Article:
Independence National Historical Park
Photos and text © Gleaves Whitney 2005
The Liberty Bell has become a symbol of freedom around the world. Its inscription, from the Old Testament book of Leviticus 25:10, declares, "Proclaim Liberty throughout All the land unto All the Inhabitants Thereof." The bell was not originally called the "Liberty Bell" -- a name that attached to it in the nineteenth century -- and was hardly distinguishable from many other colonial-era bells. In 1753 it was hung, following the custom of the day, in the steeple of the Pennsylvania State House. Its ringing would have been heard throughout Philadelphia, then the largest city in British North America, to highlight important news. It tolled, for example, when King George III ascended to the throne and when Benjamin Franklin was dispatched to London to discuss colonial grievances. It also tolled to summon the Pennsylvania Assembly to meet. In the 1760s and '70s, its tolling would have called together delegates to debate the Sugar Act, Stamp Act, and other oppressive measures passed by the British Parliament.
Four days after the Declaration of Independence was adopted, the Liberty Bell rang out to summon citizens to hear Colonel John Nixon give the first public reading of the Declaration of Independence (July 8, 1776).
The bell cracked sometime between 1817 and 1846; exactly when remains a mystery; some people claim that it split during the death knell for Chief Justice John Marshall, who passed away on July 6, 1835.
The National Park Service observes, "The Liberty Bell cracked long ago, but as an icon of freedom its voice has never been stilled.... Its crack is a reminder that liberty is imperfect, hopefully evolving to include those who have been denied full participation in a democratic society."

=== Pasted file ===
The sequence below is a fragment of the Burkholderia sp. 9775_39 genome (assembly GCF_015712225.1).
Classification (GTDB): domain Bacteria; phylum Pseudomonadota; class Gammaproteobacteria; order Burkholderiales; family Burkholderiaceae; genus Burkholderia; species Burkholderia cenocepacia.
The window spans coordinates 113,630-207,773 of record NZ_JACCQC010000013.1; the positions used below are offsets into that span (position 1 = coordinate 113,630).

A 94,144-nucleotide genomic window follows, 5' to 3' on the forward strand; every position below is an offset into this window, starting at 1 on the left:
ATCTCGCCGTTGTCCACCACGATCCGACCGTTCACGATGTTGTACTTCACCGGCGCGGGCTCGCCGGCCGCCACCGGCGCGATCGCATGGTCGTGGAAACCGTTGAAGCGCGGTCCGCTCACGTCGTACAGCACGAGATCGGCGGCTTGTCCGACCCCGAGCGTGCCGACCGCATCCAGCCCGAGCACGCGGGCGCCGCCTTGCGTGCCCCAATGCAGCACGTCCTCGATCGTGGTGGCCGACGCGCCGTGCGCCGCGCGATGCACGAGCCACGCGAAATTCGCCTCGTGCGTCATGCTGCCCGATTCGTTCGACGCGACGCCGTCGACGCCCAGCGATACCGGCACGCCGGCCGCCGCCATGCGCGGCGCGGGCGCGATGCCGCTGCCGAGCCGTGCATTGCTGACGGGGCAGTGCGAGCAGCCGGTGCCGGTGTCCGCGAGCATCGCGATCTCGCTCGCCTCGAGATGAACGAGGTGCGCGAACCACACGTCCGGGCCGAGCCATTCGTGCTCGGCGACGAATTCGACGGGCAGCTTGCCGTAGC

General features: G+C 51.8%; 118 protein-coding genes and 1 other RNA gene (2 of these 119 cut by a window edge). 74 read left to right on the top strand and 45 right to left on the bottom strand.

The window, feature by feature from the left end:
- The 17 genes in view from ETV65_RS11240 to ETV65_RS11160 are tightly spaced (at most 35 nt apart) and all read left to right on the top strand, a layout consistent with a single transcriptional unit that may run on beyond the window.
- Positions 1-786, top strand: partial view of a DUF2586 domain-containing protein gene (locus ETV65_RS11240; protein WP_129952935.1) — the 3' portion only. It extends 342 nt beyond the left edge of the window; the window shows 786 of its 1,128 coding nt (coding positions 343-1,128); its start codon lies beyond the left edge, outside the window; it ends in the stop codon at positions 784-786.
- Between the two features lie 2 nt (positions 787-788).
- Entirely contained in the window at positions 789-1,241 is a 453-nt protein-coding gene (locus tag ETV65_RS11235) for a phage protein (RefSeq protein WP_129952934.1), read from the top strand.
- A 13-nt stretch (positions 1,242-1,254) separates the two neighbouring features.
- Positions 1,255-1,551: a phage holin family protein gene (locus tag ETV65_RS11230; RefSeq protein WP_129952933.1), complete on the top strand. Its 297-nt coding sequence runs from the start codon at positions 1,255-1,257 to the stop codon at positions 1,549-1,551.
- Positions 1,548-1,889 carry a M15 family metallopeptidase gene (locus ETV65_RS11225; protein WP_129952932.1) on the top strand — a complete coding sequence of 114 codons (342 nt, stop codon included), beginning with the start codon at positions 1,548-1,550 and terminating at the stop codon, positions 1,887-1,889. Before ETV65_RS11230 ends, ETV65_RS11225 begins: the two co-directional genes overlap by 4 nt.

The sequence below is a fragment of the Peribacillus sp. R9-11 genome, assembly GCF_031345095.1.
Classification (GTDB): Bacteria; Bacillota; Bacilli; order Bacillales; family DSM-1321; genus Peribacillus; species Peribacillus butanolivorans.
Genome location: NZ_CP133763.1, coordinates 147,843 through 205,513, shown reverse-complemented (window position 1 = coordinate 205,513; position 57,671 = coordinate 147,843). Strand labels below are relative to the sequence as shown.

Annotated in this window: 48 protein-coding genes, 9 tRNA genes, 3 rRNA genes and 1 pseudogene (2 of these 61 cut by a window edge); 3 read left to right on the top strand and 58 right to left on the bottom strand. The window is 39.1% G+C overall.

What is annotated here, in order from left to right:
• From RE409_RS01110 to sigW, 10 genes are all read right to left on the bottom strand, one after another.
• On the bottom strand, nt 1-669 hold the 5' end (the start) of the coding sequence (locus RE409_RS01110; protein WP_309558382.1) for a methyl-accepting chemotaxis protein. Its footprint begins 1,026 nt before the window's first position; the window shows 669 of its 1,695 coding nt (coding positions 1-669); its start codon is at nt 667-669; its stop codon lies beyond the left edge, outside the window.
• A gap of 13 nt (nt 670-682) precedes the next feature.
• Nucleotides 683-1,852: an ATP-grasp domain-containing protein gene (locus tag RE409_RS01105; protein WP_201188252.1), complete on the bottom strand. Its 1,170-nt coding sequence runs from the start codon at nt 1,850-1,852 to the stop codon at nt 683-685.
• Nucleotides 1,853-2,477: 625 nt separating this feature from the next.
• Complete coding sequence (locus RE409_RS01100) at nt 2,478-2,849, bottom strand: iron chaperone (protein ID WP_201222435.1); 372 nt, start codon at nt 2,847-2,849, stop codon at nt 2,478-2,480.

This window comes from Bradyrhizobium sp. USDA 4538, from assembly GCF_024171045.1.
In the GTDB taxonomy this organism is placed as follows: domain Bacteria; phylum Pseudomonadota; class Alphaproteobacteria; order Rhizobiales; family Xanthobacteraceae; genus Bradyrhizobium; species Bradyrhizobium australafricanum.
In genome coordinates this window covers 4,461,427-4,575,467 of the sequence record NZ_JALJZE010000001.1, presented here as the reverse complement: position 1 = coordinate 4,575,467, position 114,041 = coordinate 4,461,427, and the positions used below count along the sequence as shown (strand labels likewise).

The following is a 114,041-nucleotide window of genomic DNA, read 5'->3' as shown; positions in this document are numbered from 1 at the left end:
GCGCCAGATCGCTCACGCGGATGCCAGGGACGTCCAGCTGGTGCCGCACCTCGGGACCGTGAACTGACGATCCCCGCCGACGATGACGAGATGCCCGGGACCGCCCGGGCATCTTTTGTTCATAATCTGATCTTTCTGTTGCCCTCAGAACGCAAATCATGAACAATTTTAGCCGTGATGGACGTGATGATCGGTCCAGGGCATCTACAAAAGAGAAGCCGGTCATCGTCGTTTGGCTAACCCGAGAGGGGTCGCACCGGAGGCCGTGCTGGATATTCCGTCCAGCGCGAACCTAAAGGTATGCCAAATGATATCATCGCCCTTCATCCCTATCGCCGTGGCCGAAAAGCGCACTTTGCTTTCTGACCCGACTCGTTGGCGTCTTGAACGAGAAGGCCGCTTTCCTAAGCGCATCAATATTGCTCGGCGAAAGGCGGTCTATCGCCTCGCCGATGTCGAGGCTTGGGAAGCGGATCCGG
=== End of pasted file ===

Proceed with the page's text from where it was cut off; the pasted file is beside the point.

Closeup of the crack in the Liberty Bell, originally forged by Whitechapel Foundry in Britain in 1752. The Liberty Bell has a colorful history. Technically, this was not the first crack in the bell. The initial crack developed when the bell was hung in the steeple of the Pennsylvania State House for the first time on March 10, 1753. Pennsylvanians were not happy with the sound, and right away two Philadelphia foundry workers, John Pass and John Stow, were given the job of melting down the flawed bell and recasting it. This they did over the next three weeks. The new bell was raised in the statehouse steeple on March 29, 1753, but people were displeased with the sound of the second bell as well. So Pass and Stow cast the bell yet again, and on June 11, 1753, the Liberty Bell that we know (the third bell) was raised into the steeple. By most accounts the sound of this third bell was not great either, but it was the bell Pennsylvanians had, so they eventually reconciled themselves to it. (An entirely different bell was ordered from a foundry in England late in 1753, but since it sounded no better than the Liberty Bell, it was used elsewhere.)
Historians argue over when the now-famous crack appeared on the Liberty Bell. What is known is that the final expansion of the crack that rendered the bell unringable occurred on George Washington's birthday in 1846.
The bell never rang again, but abolitionists and others turned it into a symbol of expanding freedom in the 1830s and 1840s -- and a powerful symbol it has remained to this day.